Aboriginal TV network seeks U.S. expansion
APTN says interest in indigenous programs high
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Hey there, time traveller!
This article was published 19/11/2016 (2208 days ago), so information in it may no longer be current.
In the last few weeks, more than 500 people have been arrested at the Standing Rock Sioux reservation in North Dakota as they protested against the Dakota Access Pipeline.
It’s a news story that has received scant attention from mainstream American news outlets.
A small Winnipeg broadcaster has big plans to do something about that.
Aboriginal Peoples Television Network — the last remaining broadcaster in Winnipeg that once hosted the headquarters of Canwest and WTN — is attempting to launch an American version of its Canadian network, which is in its 18th year of operation.
There has been a flurry of meetings with executives with increasing authority at several of the major U.S. cable companies. It is far from a done deal, but at least one of them may be in a position to give the green light within several months.
On top of that, APTN has its sights set on launching a new Canadian radio network.
Jean La Rose, the CEO of APTN, which bills itself as the world’s first independent national aboriginal broadcaster, said research shows the U.S. market is ripe for television content produced by and for the indigenous audience south of the border.
“There is nothing like it in the U.S.” said La Rose, who hopes to be able to capture the television-viewing eyeballs of 22 million recognized native Americans and those of native American descent and heritage.
“The data show that within the native American community, the level of interest is very high, between 80 and 90 per cent of people who would want to have a service like that and are willing to pay for it,” La Rose said.
The research shows the interest is so high that U.S. cable companies — which APTN absolutely needs to earn revenue from carriage fees — don’t believe it.
“In their view, it’s not typical for interest to be so high,” he said. “Maybe they think our questions were slanted. They want to go back and take a different approach… to confirm our data.”
He’s received commitment from some of the smaller carriers that have said if the network launches, they will carry it, but their subscriber base is not sufficient to make it financially viable. That’s why APTN is targeting the largest carriers.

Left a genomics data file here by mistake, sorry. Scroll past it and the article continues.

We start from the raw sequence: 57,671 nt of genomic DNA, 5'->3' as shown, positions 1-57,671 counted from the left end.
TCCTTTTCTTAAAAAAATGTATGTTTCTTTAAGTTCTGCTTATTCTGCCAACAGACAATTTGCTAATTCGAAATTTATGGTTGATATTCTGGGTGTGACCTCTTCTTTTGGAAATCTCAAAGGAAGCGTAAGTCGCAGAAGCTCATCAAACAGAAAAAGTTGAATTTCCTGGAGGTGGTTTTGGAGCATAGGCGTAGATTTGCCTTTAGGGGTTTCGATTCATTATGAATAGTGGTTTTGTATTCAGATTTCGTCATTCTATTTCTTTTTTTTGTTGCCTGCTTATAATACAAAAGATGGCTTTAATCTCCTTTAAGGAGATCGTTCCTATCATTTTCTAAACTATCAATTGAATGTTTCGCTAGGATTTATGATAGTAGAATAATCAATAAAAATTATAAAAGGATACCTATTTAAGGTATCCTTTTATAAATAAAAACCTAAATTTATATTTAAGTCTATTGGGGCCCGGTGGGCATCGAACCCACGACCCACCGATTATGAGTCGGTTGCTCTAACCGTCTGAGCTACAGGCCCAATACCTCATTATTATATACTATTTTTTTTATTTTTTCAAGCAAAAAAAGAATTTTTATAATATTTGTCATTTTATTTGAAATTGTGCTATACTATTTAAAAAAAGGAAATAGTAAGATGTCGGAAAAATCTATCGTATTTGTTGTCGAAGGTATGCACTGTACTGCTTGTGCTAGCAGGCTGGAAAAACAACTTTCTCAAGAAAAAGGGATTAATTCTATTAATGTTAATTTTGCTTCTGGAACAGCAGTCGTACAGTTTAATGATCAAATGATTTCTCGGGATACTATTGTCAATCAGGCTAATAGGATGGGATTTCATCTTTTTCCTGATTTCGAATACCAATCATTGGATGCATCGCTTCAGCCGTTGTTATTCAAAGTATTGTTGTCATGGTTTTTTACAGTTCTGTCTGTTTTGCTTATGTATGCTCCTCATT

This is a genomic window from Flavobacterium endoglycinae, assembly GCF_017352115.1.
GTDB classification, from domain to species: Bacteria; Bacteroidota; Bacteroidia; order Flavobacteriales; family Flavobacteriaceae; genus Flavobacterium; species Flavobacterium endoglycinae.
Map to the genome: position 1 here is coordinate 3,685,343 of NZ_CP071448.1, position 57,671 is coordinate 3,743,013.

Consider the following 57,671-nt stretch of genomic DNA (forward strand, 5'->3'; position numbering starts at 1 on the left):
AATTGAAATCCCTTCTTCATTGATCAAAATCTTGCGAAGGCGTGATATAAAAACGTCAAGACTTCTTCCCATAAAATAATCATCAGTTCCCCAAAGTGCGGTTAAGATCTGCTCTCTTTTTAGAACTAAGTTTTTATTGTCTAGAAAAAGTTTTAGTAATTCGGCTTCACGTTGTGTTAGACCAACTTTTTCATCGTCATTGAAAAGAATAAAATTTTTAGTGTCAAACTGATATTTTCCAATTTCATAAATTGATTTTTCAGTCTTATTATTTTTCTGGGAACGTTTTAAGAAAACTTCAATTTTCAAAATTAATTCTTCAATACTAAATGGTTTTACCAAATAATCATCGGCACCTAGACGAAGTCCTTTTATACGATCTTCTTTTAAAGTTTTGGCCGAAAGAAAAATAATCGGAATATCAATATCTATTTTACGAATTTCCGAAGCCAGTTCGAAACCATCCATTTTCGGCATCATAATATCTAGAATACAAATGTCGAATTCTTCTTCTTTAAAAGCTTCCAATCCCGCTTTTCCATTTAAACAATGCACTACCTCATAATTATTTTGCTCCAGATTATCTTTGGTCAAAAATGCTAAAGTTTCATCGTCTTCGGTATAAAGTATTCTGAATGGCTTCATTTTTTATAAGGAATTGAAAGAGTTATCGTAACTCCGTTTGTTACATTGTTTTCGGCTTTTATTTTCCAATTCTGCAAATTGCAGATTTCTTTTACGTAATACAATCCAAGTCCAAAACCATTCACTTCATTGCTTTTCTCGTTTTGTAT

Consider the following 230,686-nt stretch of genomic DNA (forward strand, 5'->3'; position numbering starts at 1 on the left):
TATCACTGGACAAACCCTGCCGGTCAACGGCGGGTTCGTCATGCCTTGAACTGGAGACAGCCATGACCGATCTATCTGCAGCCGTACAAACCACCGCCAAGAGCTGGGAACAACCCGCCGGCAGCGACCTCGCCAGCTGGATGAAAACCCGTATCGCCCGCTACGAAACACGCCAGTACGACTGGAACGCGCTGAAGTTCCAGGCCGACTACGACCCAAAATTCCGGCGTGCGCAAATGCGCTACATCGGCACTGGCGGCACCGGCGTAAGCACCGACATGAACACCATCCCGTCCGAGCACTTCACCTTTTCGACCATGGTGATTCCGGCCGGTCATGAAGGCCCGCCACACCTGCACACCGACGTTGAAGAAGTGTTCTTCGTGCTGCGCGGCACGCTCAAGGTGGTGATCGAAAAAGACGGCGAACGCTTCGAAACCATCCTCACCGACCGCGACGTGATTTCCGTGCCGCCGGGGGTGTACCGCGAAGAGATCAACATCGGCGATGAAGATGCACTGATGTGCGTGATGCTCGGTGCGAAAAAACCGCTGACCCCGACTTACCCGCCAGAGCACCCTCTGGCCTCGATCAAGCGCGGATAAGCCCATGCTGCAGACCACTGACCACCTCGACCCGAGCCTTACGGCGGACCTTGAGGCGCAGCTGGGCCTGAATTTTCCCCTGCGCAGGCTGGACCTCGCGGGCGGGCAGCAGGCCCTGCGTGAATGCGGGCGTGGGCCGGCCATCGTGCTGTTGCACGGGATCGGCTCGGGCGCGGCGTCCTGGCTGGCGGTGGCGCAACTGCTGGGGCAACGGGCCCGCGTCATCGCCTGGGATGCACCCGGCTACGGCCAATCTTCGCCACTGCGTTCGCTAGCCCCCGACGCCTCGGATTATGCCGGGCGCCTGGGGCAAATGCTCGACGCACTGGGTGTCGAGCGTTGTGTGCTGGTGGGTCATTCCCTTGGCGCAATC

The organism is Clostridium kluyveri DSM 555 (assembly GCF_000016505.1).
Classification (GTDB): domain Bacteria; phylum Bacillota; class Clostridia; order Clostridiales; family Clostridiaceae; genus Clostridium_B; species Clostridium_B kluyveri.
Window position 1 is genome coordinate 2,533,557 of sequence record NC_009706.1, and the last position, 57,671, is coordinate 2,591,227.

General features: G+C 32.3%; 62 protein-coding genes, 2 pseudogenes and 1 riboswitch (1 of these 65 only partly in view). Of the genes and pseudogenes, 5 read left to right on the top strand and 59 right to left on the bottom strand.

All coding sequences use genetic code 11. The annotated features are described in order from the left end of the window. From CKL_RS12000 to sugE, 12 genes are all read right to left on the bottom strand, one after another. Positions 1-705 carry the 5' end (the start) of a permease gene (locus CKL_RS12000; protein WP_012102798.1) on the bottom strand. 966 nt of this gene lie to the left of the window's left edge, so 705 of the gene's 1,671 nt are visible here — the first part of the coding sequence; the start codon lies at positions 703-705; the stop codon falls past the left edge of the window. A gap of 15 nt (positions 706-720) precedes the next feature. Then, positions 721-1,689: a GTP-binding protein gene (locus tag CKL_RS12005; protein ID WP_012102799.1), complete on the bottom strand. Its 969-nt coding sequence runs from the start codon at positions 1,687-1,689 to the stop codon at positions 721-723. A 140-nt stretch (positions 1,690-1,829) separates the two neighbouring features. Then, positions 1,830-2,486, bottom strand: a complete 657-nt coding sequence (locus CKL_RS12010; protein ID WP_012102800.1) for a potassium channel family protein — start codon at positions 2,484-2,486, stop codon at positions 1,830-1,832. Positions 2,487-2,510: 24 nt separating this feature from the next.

APTN executives have been spending time in Ottawa these days where five radio licences in Ottawa, Toronto, Calgary, Edmonton and Vancouver may be up for grabs.
Aboriginal Voices Radio recently appealed a CRTC ruling that revoked its licence 18 months ago. If it loses the appeal, the commission has said it would prefer an indigenous operator take over those frequencies. La Rose said APTN has put a solid proposal on the table. A decision on those licences may be made within the next few months.
It may seem like a preposterous proposition for a $45-million-per-year, not-for-profit charitable operation to simultaneously launch an American television network and a Canadian radio network, but APTN has confounded naysayers in the past.
‘The data show that within the native American community the level of interest is very high, between 80 and 90 per cent of people who would want to have a service like that and are willing to pay for it’– Jean La Rose, chief executive officer, APTN
Ensconced in its striking new Portage Avenue building, which features a northern lights-inspired metal spire, the 100-person headquarters is up for the challenge.
“Over the years we have taken on a lot like Olympics coverage and all sorts of projects that people thought were beyond our capabilities, and we have pulled it off,” La Rose said. “We’re confident in our crew here in Winnipeg and across the country. We can pull off the American network and radio and whatever we set our mind to.”
La Rose and his team have lined up the financial requirements, which will be modest at first, and have beefed up its Winnipeg digital broadcast hub where the U.S. service would be transmitted from initially.
The plan is to start slow from a capital point of view with U.S. broadcast licensing rights likely being the largest expense at the outset. APTN has secured some of those rights in advance.
On the news-gathering side, it’s stripped away costs in its 14 Canadian centres — closing bricks-and-mortar offices and deploying studio-in-a-box technology.
The U.S. launch would be predominantly Canadian content at the outset, but partnerships with American producers are in the works.
Martin Cash has been writing a column and business news at the Free Press since 1989. Over those years he’s written through a number of business cycles and the rise and fall (and rise) in fortunes of many local businesses.
Updated on Saturday, November 19, 2016 10:25 AM CST: Photo added.